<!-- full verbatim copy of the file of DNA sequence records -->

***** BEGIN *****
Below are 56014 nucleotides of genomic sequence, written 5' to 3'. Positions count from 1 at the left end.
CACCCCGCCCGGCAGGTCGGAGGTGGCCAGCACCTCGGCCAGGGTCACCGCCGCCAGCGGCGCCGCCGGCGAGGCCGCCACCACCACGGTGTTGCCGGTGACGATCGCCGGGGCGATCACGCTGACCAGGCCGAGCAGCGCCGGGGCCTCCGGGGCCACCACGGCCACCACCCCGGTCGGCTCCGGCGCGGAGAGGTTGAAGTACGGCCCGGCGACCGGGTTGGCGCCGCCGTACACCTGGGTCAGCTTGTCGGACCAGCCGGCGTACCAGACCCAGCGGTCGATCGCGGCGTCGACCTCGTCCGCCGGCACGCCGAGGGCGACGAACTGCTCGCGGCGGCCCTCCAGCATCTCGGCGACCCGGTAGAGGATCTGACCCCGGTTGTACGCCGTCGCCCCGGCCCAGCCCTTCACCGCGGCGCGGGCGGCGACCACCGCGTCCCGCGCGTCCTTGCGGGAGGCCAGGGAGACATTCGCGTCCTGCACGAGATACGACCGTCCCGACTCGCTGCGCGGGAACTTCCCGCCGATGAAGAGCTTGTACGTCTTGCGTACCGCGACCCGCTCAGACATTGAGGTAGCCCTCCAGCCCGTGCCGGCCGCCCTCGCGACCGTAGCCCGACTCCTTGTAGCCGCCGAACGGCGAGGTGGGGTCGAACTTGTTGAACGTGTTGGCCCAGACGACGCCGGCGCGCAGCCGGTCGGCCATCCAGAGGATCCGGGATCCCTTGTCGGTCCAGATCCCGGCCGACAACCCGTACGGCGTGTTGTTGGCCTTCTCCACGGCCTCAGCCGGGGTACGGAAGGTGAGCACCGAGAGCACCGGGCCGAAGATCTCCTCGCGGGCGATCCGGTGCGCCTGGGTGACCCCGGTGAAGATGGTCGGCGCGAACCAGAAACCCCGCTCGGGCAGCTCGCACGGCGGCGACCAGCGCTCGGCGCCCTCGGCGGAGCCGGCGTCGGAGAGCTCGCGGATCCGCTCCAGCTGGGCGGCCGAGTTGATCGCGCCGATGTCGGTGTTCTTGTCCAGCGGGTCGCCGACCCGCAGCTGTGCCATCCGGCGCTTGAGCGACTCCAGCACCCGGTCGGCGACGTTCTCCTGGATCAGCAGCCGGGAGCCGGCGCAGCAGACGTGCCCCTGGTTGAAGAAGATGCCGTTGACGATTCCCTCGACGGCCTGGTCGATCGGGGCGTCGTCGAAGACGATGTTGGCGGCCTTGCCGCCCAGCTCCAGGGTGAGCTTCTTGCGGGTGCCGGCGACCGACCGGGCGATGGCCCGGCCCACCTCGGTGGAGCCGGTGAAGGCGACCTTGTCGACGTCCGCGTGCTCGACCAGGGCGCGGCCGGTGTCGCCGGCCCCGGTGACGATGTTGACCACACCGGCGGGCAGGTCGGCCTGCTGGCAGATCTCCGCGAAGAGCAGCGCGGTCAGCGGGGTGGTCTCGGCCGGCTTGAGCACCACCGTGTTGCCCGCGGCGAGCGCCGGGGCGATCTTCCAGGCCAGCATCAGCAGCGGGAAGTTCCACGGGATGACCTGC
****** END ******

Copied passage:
Below are 56014 nucleotides of genomic sequence, written 5' to 3'. Positions count from 1 at the left end.
CACCCCGCCCGGCAGGTCGGAGGTGGCCAGCACCTCGGCCAGGGTCACCGCCGCCAGCGGCGCCGCCGGCGAGGCCGCCACCACCACGGTGTTGCCGGTGACGATCGCCGGGGCGATCACGCTGACCAGGCCGAGCAGCGCCGGGGCCTCCGGGGCCACCACGGCCACCACCCCGGTCGGCTCCGGCGCGGAGAGGTTGAAGTACGGCCCGGCGACCGGGTTGGCGCCGCCGTACACCTGGGTCAGCTTGTCGGACCAGCCGGCGTACCAGACCCAGCGGTCGATCGCGGCGTCGACCTCGTCCGCCGGCACGCCGAGGGCGACGAACTGCTCGCGGCGGCCCTCCAGCATCTCGGCGACCCGGTAGAGGATCTGACCCCGGTTGTACGCCGTCGCCCCGGCCCAGCCCTTCACCGCGGCGCGGGCGGCGACCACCGCGTCCCGCGCGTCCTTGCGGGAGGCCAGGGAGACATTCGCGTCCTGCACGAGATACGACCGTCCCGACTCGCTGCGCGGGAACTTCCCGCCGATGAAGAGCTTGTACGTCTTGCGTACCGCGACCCGCTCAGACATTGAGGTAGCCCTCCAGCCCGTGCCGGCCGCCCTCGCGACCGTAGCCCGACTCCTTGTAGCCGCCGAACGGCGAGGTGGGGTCGAACTTGTTGAACGTGTTGGCCCAGACGACGCCGGCGCGCAGCCGGTCGGCCATCCAGAGGATCCGGGATCCCTTGTCGGTCCAGATCCCGGCCGACAACCCGTACGGCGTGTTGTTGGCCTTCTCCACGGCCTCAGCCGGGGTACGGAAGGTGAGCACCGAGAGCACCGGGCCGAAGATCTCCTCGCGGGCGATCCGGTGCGCCTGGGTGACCCCGGTGAAGATGGTCGGCGCGAACCAGAAACCCCGCTCGGGCAGCTCGCACGGCGGCGACCAGCGCTCGGCGCCCTCGGCGGAGCCGGCGTCGGAGAGCTCGCGGATCCGCTCCAGCTGGGCGGCCGAGTTGATCGCGCCGATGTCGGTGTTCTTGTCCAGCGGGTCGCCGACCCGCAGCTGTGCCATCCGGCGCTTGAGCGACTCCAGCACCCGGTCGGCGACGTTCTCCTGGATCAGCAGCCGGGAGCCGGCGCAGCAGACGTGCCCCTGGTTGAAGAAGATGCCGTTGACGATTCCCTCGACGGCCTGGTCGATCGGGGCGTCGTCGAAGACGATGTTGGCGGCCTTGCCGCCCAGCTCCAGGGTGAGCTTCTTGCGGGTGCCGGCGACCGACCGGGCGATGGCCCGGCCCACCTCGGTGGAGCCGGTGAAGGCGACCTTGTCGACGTCCGCGTGCTCGACCAGGGCGCGGCCGGTGTCGCCGGCCCCGGTGACGATGTTGACCACACCGGCGGGCAGGTCGGCCTGCTGGCAGATCTCCGCGAAGAGCAGCGCGGTCAGCGGGGTGGTCTCGGCCGGCTTGAGCACCACCGTGTTGCCCGCGGCGAGCGCCGGGGCGATCTTCCAGGCCAGCATCAGCAGCGGGAAGTTCCACGGGATGACCTGC